Business-like, isn't he?



Business in Vancouver: News that works for you

    An invasion of the Hydras likely to be welcomed by offices that don't want a flock of machines with overlapping functions

    by Alan Zisman (c) 1995 First published in Business in Vancouver ,  Issue #306  September 5, 1995 High Tech Office  column

    Is this anything like your office?
    You have a phone. You have a fax machine that sends and receives digital documents, and makes so-so copies in a pinch. You have a photocopier. (In small businesses or home offices, it's a personal model. In bigger organizations, it's the big machine down the hall.) You have a computer--maybe one with a fax-modem attached to your phone line. And, possibly, you have a scanner, to make digital copies of pages of text or graphics. Almost certainly, the computer is attached to a printer--a small one for your personal use or a larger one attached to a network.

    What's wrong here is that your battery of office hardware duplicates and reduplicates many of its functions. For instance, your scanner copies pages, making digital copies for your computer, which can then send the copies to the laser printer. Sounds rather like a photocopier. In fact, Hewlett-Packard bundles a copier utility with its computer scanners, giving you a photocopier-like interface, letting you use your scanner, in concert with your computer and printer, as a very slow, very expensive replacement for a photocopier.

    Your fax equipment also makes copies. The fax modem and the fax machine both send and receive faxes. And the scanner and the fax machine both create digital representations of pages. Need a copy of your signature to add as a graphic to word-processed documents, so you can fax signed letters from your computer? Sign a letter, and send yourself a fax, receiving it on your computer. Instant scanning.

    The result is often an office full of gadgets with overlapping capabilities, and, not surprisingly, a number of companies have decided there may be a market for a gadget which can combine all these functions ("It slices, it dices, it chops, it purees, why it even..."). Somewhere along the way, these multipurpose machines were dubbed "Hydras," after the many-headed monster of Greek mythology. The manufacturers, of course, prefer less evocative names like "multifunction devices."

    So take a computer printer, add a scanner and a phone, and you can replace an office full of machines with a single unit--potentially a money- and space-saver for small offices or people working from their homes. A typical example is Canon's Multipass 1000, built around one of its well-regarded Bubble Jet inkjet printers. Attach it to your computer and use it as a near-laser-quality black-and-white printer. But it includes fax capability for plain-paper faxing--no more rolls of thermo-paper twisting into curly documents that fade away over time. And since it's connected to your computer, it can also send documents directly from your software, or send faxes as digital documents to your computer, with or without printing them out.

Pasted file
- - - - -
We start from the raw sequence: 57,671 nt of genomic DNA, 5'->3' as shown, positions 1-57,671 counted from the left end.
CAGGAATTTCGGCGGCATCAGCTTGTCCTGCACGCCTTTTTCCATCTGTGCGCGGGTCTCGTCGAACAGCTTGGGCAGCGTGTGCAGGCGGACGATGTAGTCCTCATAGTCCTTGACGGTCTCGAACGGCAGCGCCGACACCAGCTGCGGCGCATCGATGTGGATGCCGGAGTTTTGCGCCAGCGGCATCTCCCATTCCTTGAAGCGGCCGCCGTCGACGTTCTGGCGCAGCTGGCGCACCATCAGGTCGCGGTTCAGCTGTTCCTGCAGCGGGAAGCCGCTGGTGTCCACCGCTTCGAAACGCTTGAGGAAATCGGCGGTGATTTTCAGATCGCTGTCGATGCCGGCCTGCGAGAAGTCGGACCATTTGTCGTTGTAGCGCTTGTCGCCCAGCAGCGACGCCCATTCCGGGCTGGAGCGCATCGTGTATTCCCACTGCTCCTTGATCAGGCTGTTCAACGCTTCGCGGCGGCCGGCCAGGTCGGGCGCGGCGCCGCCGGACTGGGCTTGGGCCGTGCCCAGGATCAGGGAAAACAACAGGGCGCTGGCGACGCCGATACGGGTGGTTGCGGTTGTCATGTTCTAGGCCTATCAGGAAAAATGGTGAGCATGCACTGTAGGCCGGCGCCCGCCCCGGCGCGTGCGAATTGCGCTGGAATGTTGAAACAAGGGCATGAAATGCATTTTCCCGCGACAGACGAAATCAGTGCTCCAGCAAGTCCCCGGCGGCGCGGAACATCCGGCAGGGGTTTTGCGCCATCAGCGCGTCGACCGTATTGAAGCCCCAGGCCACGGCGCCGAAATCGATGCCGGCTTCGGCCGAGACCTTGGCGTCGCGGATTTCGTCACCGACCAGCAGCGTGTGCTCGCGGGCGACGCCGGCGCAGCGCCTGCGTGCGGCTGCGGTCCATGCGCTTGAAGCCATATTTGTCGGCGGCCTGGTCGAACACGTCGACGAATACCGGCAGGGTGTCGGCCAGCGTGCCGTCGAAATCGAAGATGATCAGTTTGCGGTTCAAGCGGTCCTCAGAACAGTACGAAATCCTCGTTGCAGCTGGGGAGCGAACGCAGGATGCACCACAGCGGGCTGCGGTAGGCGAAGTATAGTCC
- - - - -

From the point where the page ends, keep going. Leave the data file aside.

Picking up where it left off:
The same hardware that scans your printed pages for faxing is used to scan them for editing on your computer. They can be edited as graphics, or, by using Optical Character Recognition (OCR) software (a separate purchase), you can read or edit them as text. Combine a scan and a print, and you've got a photocopier. Total cost? About $1,000.

    The same philosophy can be seen in Hewlett-Packard's OfficeJet, and at a somewhat higher price in the Xerox 3002 (which includes OCR software.) Xerox has the most copier features (not surprising given its corporate ancestry), but the HP model has friendlier software (and a friendlier price).

    If you want real laser-printer output rather than the "near-laser" quality promised by the three inkjet models, check out the Brother MFC-4500ML. At about the same price as Xerox's inkjet, it gives you a six-page-per-minute, 300-dpi laser printer as the basis for its combination printer/scanner/fax. Or wait a while for the promised colour-inkjet unit from IBMLexmark. spinoff

    These units remind me of ghetto-blasters: they stuff what have been a series of formerly separate functions into a single, lower-priced unit. Serious audio lovers may sneer at these all-in-one sound solutions, which clearly have inferior sound quality and fewer features than separate stereo components, but they've become big sellers nonetheless. Similarly, you won't get the same sophisticated output and wealth of options with a hydra as you would with a collection of separate units. Despite this, these hydras may be just the solution for many offices where money, space, and simplicity are valued.

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Alan Zisman is a Vancouver educator, writer, and computer specialist. He can be reached at E-mail Alan